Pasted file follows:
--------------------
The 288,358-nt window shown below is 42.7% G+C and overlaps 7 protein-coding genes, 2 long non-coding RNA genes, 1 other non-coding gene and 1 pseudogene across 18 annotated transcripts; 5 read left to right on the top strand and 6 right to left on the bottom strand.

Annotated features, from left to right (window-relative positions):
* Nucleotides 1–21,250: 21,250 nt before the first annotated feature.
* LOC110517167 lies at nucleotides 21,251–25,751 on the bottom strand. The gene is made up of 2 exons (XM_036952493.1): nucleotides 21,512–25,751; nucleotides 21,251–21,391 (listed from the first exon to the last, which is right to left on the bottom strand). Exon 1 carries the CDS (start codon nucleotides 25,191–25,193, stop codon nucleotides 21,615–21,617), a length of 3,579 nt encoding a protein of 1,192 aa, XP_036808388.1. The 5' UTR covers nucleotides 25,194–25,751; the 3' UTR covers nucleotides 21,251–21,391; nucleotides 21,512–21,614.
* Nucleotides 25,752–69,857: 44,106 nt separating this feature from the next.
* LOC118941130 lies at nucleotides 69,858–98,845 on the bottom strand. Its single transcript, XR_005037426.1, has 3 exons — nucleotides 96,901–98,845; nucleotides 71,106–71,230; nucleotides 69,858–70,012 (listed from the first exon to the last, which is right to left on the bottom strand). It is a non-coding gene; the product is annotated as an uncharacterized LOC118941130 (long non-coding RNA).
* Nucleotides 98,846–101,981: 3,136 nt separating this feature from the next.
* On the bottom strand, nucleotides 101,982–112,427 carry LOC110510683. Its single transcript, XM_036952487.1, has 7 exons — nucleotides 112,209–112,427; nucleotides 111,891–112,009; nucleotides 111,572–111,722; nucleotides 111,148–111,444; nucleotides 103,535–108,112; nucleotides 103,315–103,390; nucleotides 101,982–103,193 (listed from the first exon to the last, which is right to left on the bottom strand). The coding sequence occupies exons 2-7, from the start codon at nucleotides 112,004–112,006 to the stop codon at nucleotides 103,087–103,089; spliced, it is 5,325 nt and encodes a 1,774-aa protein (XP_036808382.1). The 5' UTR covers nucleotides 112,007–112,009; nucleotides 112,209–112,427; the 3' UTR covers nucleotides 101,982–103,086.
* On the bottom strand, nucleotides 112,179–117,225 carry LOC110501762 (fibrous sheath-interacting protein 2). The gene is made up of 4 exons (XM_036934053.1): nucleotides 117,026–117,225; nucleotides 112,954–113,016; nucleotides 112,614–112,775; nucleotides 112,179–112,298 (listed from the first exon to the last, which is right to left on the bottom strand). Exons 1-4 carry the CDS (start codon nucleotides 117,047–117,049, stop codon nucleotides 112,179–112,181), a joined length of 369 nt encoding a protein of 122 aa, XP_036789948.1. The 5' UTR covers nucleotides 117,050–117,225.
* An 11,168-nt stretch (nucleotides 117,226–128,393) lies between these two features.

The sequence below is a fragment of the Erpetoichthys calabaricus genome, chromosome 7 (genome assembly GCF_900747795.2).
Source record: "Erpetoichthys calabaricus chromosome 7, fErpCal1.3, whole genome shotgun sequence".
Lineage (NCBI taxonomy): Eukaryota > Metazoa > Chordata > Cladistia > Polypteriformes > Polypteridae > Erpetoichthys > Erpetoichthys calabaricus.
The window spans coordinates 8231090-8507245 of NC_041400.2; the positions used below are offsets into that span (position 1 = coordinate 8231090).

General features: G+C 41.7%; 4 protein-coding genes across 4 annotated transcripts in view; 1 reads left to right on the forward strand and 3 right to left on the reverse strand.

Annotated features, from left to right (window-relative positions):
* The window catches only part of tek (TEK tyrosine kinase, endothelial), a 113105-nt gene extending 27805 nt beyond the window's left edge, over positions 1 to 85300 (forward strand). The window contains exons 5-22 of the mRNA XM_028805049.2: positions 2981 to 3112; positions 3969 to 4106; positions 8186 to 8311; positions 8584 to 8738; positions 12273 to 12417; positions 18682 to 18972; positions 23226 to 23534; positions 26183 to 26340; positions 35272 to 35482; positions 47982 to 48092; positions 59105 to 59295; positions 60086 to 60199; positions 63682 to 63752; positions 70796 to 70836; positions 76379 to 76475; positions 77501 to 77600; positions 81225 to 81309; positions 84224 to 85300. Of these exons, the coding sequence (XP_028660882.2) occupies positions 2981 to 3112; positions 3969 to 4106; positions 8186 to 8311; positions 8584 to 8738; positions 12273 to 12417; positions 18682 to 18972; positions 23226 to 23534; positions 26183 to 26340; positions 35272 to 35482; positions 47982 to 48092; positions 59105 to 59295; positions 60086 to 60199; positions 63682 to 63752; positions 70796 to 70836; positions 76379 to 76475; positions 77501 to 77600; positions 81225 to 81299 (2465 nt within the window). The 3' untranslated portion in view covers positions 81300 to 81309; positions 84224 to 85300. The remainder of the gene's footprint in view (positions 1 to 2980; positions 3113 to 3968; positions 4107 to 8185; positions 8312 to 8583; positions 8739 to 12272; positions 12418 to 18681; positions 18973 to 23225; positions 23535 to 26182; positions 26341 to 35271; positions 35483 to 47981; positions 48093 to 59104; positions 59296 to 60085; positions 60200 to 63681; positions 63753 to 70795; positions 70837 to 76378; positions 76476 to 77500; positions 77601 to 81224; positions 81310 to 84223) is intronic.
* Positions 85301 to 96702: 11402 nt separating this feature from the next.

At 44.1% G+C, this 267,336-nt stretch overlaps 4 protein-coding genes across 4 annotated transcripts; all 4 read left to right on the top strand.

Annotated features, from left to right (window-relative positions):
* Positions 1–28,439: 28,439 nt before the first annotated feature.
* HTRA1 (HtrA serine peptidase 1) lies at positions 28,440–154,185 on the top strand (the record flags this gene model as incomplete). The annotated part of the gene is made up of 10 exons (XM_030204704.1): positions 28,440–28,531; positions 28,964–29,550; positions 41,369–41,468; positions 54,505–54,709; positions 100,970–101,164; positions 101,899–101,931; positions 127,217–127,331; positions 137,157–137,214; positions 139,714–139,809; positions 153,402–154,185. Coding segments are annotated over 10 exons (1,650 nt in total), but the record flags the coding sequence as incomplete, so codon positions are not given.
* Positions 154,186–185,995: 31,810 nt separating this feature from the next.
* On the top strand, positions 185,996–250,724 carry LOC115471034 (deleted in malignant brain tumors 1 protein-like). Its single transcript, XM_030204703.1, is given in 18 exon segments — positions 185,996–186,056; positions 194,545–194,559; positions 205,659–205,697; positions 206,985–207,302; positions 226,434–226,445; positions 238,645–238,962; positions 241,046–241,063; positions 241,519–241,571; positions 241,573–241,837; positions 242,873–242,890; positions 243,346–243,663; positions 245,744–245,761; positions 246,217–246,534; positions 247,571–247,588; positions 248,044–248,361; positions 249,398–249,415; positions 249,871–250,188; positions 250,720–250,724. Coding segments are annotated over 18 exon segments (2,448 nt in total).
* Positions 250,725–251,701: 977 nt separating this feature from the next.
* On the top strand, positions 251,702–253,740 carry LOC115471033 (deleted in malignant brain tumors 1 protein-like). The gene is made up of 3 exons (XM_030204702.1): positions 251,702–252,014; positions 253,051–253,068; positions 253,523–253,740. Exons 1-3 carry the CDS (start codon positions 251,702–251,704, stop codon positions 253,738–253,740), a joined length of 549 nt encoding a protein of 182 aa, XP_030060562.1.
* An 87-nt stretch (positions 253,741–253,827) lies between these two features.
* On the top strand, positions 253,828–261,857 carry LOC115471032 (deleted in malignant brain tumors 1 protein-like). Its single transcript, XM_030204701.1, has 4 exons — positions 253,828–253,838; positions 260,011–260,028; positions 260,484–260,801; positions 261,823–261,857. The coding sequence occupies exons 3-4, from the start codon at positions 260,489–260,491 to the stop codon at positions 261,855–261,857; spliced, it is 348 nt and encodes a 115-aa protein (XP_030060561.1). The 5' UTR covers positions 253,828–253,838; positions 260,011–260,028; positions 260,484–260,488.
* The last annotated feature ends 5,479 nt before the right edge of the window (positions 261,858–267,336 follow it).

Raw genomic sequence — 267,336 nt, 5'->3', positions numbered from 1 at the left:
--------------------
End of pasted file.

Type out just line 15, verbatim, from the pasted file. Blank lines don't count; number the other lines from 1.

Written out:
General features: G+C 41.7%; 4 protein-coding genes across 4 annotated transcripts in view; 1 reads left to right on the forward strand and 3 right to left on the reverse strand.